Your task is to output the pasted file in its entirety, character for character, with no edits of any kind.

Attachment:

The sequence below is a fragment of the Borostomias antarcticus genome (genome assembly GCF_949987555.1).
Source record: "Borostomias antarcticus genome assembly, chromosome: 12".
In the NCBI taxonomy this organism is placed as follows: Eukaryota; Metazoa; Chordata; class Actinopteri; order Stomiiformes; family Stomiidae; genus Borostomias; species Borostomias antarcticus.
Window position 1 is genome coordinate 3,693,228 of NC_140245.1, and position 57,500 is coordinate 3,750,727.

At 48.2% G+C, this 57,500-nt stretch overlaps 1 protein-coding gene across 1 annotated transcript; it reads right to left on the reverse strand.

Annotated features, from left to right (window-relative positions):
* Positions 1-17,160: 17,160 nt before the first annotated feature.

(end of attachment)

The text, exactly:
The sequence below is a fragment of the Borostomias antarcticus genome (genome assembly GCF_949987555.1).
Source record: "Borostomias antarcticus genome assembly, chromosome: 12".
In the NCBI taxonomy this organism is placed as follows: Eukaryota; Metazoa; Chordata; class Actinopteri; order Stomiiformes; family Stomiidae; genus Borostomias; species Borostomias antarcticus.
Window position 1 is genome coordinate 3,693,228 of NC_140245.1, and position 57,500 is coordinate 3,750,727.

At 48.2% G+C, this 57,500-nt stretch overlaps 1 protein-coding gene across 1 annotated transcript; it reads right to left on the reverse strand.

Annotated features, from left to right (window-relative positions):
* Positions 1-17,160: 17,160 nt before the first annotated feature.